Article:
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No, there is no minimum employee limit in order for a company to initiate an initial public offering.

  • Thanks for the reply quid. Is there any threat to the employees anyways? The quick hiring they are doing, does it relate to anything wrong? A friend of mine said that once IPO is done they will layoff the employees so as to reduce the expense in order to increase their share price or something. He isn't an expert on this so it might be gibberish. – Gage Sep 19 '16 at 3:34
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    Once you accept that there is no legal requirement to have a specific number of employees (which I believe to be correct) you are then asking if the company may believe that it is more acceptable to do the IPO or ask for the price they want based on having a certain number of employees. This is a question of the views of the upper management, which is hard to assess in the general case. +1 for the answer that addresses the question as asked. – Ross Millikan Sep 19 '16 at 4:33
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    @Gage, Any commentary I could have about rapid hiring of an unknown number of people to an unknown company that might be in the early stages of an IPO would be completely speculative. I will say though, that if someone tried to convince me that management is just hiring people because there is an employee count requirement at NASDAQ and after the IPO all these people will be let go, I would not put any weight to any of their arguments because that whole concept is so woefully uninformed. – quid Sep 19 '16 at 21:19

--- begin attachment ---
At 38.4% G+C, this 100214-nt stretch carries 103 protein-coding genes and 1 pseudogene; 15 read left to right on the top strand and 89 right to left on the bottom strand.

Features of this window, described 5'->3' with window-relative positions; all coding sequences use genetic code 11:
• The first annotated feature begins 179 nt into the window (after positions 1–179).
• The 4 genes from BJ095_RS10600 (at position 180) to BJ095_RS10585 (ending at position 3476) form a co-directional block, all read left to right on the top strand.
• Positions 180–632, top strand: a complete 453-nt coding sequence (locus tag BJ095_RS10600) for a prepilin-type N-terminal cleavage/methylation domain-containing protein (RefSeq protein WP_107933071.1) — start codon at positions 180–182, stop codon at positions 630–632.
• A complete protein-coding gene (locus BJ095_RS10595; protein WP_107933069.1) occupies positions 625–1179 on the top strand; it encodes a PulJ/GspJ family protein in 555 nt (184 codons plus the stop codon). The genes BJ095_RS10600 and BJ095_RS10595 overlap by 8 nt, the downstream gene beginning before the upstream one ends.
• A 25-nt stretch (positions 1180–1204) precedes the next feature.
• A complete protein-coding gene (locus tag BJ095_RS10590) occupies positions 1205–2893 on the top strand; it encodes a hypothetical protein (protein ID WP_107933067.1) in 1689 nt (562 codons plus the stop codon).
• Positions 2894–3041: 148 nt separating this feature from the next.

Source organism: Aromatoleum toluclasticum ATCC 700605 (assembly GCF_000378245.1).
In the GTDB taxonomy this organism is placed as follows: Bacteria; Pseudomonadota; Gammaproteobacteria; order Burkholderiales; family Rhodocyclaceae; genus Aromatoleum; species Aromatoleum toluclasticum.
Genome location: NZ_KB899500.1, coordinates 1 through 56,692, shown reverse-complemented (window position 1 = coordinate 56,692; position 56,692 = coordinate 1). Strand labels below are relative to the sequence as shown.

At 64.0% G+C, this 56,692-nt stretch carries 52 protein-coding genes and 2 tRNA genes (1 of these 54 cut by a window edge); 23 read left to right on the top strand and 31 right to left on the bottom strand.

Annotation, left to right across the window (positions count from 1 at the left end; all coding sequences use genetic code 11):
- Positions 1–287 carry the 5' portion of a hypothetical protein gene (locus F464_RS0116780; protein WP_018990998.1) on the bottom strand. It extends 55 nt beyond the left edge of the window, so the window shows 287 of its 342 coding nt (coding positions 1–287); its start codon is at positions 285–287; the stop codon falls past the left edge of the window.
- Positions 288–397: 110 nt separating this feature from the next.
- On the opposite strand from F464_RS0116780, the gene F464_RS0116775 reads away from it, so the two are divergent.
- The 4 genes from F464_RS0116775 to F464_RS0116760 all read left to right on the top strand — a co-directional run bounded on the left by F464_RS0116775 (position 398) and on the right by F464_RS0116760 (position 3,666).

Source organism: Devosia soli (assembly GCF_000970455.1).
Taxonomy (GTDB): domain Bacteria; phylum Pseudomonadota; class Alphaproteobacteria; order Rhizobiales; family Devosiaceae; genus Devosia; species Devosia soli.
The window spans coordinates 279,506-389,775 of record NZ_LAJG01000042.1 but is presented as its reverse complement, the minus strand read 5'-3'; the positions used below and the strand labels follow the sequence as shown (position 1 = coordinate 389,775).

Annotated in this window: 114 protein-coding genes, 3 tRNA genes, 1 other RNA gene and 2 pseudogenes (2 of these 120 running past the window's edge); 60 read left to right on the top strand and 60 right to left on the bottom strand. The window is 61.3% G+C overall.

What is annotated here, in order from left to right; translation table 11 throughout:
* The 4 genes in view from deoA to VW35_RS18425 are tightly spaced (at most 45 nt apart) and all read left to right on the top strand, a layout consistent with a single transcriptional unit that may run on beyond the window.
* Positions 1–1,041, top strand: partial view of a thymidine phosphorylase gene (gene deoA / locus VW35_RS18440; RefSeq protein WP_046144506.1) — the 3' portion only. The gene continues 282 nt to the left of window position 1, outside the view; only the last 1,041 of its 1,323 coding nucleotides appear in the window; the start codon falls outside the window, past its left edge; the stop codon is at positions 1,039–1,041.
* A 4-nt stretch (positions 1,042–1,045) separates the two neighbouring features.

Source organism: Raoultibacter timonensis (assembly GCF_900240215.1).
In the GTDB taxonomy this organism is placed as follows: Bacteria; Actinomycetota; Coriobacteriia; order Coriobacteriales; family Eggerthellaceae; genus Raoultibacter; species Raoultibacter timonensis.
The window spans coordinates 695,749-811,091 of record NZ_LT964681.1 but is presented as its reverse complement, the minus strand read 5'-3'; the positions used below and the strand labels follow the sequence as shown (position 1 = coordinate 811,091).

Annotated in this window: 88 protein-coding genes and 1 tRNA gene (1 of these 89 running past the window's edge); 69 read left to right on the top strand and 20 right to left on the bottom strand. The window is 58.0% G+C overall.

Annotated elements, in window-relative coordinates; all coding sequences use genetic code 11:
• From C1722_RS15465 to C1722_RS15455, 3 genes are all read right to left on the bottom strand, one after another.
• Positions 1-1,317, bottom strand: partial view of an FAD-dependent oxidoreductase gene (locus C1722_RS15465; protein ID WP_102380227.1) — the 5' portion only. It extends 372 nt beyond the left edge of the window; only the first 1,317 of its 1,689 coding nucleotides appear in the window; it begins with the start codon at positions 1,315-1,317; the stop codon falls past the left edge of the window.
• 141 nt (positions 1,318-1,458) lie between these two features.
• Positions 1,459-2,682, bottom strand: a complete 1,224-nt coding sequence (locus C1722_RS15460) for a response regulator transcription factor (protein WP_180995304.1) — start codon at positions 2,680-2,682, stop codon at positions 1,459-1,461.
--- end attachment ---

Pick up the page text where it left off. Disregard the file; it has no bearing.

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Working for a lot of startups, I have seen this cycle. Really it has little to do with making the IPO look good because of number of employees, and is more about making the IPO look good because of planning for the future.

Many times an IPO is released, it will be valued at $1.00 (made up) and the market will soar and spike. Now stock shares are valued at $3.00. Great. Till after the dust settles a bit, and stocks are valued at $0.85.

This is "normal" and good. It would be better if the stocks ended a little higher than their initial value, but... such is life.

Now the initial value of the stock is made up of basically the value of the company's assets, and employees are part of those assets and its earning power. They are also a liability, but that has less impact on initial value than assets.

Sales right after IPO are based on how well a company will do. Part of that is growth. So it looks nicer to say: "We have 500 employees and have been growing by 20% per month." than to say "We have 100 employees".

In other words, before IPO, employees may be hired to make the company look like it is growing. They may be hired because the budget is projected based on expected growth and expected valuation.

After IPO, you get a concrete number. You have your budget. It may be more than you thought, or it may be less. In our example, the real budget (from capital), is only 28% of the entire projected budget, and 85% of the initial value. It's time to make some budget cuts.

Also, normally, there is a period of adjustment, company wide, as a company goes from VC funding, "here, have as much money as you want", to "real world" funding, with stricter limits and less wiggle room.